Gmail prompts storage increases by rivals
is going through a huge change this year, as
providers race to stay ahead of the
much-anticipated launch of Google's free Gmail
will offer a massive 1-gigabyte inbox.
Established players are responding with big
increases in their free inboxes, while unknowns
are trying to make a name for themselves.
turmoil is very good news for free Web
e-mail users, who can escape the tiny confines
of 2- or 4-megabyte inboxes that can overflow
with just a few dozen messages. A gigabyte is
1,000 megabytes, enough room to store roughly
50,000 short, text-only messages.
there are also risks. There's no guarantee
free e-mail providers -- particularly the
smaller ones -- will endure, raising the
possibility of shutdowns that could block users
from stored messages. And none of the free
e-mail sites is giving users the tools they need
to manage huge inboxes -- at least, not yet.
Gmail is now in an invitation-only testing
process. It's not clear when the doors will
officially open or what features may be added
before then. But knowing that Gmail is coming
sooner or later, the rest of the industry has
moved quickly, including the two dominant
players: Yahoo! (http://mail.yahoo.com)
and Microsoft's Hotmail (www.hotmail.com).
June 15, Yahoo! increased the size of free
inboxes to 100 MB from 4 MB. For $19.99 a year,
the inbox can grow to an awesome 2 GB -- twice
the size of Gmail -- and users are spared the
annoying billboard-style ads that otherwise
plague Yahoo! and most free services.
June 25, Microsoft said it will expand
Hotmail's free inbox from 2 MB to 250 MB before
the end of the year. For $19.95 a year,
undercutting Yahoo! by all of 4 cents, users can
get 2 GB.
two small companies are already offering
free 1-gigabyte inboxes: Spymac (www.spymac.com)
started April 5, just four days after Google
revealed the existence of Gmail. Walla!
Communications (www.walla.com) became the second
entrant July 7.
preemptive strikes may not work. I spent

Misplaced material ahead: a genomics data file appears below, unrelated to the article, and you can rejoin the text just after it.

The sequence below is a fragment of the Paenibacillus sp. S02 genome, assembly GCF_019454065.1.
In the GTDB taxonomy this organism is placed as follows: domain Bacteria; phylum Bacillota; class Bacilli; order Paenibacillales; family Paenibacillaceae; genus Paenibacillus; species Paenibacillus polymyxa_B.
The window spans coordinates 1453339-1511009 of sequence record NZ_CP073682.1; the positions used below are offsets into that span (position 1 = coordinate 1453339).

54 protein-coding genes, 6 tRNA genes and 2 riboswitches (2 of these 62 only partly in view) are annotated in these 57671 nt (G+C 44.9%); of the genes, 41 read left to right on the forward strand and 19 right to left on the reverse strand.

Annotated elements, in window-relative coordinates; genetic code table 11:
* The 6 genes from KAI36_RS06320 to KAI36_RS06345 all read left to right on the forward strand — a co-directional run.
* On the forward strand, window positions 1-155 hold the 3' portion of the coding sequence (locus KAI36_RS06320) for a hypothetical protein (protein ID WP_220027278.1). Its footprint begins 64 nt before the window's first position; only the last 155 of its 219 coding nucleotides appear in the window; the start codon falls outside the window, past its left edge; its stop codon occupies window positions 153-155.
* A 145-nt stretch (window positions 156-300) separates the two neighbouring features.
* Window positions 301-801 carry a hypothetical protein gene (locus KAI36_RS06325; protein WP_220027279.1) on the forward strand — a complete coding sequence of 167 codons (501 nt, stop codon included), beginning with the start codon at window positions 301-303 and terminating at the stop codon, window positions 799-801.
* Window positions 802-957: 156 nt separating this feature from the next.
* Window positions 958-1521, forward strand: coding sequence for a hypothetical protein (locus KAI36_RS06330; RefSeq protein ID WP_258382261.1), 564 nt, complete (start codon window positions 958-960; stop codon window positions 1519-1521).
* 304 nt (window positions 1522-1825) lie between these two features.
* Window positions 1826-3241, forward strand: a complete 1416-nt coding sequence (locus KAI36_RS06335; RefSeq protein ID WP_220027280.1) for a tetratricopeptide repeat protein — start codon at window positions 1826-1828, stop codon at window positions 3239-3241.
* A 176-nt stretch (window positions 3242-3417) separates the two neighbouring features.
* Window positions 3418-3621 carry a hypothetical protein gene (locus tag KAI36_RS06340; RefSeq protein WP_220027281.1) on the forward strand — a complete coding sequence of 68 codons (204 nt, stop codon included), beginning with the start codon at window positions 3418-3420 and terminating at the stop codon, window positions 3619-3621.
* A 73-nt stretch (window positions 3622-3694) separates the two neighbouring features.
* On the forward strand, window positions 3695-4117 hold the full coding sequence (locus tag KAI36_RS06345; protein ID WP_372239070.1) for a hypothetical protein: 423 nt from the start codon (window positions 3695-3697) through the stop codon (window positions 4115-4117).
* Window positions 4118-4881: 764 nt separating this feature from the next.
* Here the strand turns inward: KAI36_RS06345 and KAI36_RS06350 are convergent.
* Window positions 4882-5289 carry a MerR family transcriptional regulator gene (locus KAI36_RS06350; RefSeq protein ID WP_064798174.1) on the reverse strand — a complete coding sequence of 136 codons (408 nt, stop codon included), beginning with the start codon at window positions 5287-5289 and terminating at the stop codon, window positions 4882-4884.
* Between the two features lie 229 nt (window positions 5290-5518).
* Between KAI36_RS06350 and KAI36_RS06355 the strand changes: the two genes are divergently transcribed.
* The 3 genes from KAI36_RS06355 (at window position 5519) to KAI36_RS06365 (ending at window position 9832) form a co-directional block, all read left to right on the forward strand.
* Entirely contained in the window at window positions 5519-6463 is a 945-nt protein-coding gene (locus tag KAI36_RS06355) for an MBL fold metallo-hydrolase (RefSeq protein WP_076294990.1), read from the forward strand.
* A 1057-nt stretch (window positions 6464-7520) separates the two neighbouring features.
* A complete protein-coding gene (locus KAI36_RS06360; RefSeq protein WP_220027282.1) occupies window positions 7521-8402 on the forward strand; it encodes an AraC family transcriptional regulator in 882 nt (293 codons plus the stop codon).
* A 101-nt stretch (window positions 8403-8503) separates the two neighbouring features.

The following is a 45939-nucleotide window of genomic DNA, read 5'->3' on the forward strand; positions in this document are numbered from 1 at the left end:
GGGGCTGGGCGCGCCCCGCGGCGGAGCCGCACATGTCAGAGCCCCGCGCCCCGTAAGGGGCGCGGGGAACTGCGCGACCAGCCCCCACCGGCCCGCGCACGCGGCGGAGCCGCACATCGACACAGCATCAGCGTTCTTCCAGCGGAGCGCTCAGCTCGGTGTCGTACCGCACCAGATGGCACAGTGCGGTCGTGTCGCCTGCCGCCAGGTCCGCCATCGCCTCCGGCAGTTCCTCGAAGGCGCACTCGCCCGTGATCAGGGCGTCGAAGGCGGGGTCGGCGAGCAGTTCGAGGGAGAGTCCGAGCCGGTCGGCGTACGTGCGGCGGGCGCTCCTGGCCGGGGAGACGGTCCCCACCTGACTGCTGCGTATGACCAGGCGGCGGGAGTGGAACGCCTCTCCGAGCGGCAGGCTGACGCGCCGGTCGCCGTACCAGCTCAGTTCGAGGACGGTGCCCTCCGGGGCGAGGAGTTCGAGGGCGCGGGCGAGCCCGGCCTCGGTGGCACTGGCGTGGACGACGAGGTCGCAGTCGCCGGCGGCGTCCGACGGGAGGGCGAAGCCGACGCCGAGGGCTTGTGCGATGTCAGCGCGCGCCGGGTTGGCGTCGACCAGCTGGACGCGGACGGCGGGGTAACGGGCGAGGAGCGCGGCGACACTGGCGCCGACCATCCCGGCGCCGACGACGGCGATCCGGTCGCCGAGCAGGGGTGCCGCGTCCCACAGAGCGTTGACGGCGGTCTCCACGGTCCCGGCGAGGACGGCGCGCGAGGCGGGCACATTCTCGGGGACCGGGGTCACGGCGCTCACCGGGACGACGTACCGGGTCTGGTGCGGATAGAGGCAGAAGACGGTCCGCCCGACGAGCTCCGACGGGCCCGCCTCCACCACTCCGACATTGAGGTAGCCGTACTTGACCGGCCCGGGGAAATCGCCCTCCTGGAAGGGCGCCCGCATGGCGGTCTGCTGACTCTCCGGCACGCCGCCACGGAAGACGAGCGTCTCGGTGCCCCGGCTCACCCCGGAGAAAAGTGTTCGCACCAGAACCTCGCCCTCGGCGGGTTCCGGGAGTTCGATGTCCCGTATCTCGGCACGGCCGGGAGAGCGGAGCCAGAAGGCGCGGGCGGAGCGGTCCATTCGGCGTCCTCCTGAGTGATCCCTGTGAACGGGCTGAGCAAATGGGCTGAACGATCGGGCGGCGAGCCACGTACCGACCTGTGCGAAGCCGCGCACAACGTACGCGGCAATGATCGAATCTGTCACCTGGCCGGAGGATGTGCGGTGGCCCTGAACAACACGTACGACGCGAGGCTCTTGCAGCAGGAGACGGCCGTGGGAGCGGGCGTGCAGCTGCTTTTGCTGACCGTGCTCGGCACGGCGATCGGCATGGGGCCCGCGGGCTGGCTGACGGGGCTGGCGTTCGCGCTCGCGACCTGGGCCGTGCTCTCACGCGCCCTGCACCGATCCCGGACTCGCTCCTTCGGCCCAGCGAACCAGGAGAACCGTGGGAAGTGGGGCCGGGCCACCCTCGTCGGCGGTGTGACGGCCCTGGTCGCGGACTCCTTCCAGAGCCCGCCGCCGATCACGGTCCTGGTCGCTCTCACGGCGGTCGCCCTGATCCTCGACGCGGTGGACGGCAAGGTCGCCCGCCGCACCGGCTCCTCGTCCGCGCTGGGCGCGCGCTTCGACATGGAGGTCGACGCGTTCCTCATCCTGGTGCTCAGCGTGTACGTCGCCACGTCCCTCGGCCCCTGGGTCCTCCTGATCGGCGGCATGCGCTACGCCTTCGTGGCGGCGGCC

several days trying Spymac and Walla!; I've also
had an invitation-only Gmail test account.
Gmail, in short, blows them away. Unless Google
somehow manages to make the final product worse
than what it's previewing now, which seems
extremely unlikely, Gmail is definitely worth
Mail has a clean interface, with only a
single banner ad on each page, but lacks such
basic features as filters for sorting incoming
mail that have long been available in Yahoo! and
was unreliable for me. I got repeated error
messages when I tried to set up an account but
got through doing the exact same thing a day
later. Last week, I encountered more error
messages when trying to access my inbox -- an
outage that lasted for half a day.
all the services I've mentioned are hiding a
ticking time bomb: what to do when your gigantic
mailbox gets near to full. Even the biggest
inbox will fill up someday, at which point
you're blocked from receiving or sending more
needed are tools for managing bulk deletion,
such as features to erase all messages older
than a certain date or erase messages from
asked Google, Yahoo!, Hotmail, Walla! and Spymac
about this. They acknowledged the problem and
said they will implement solutions before most
people get anywhere near their limits.
so, because free Web e-mail is a valuable
service that's getting much better with the
arrival of Gmail.
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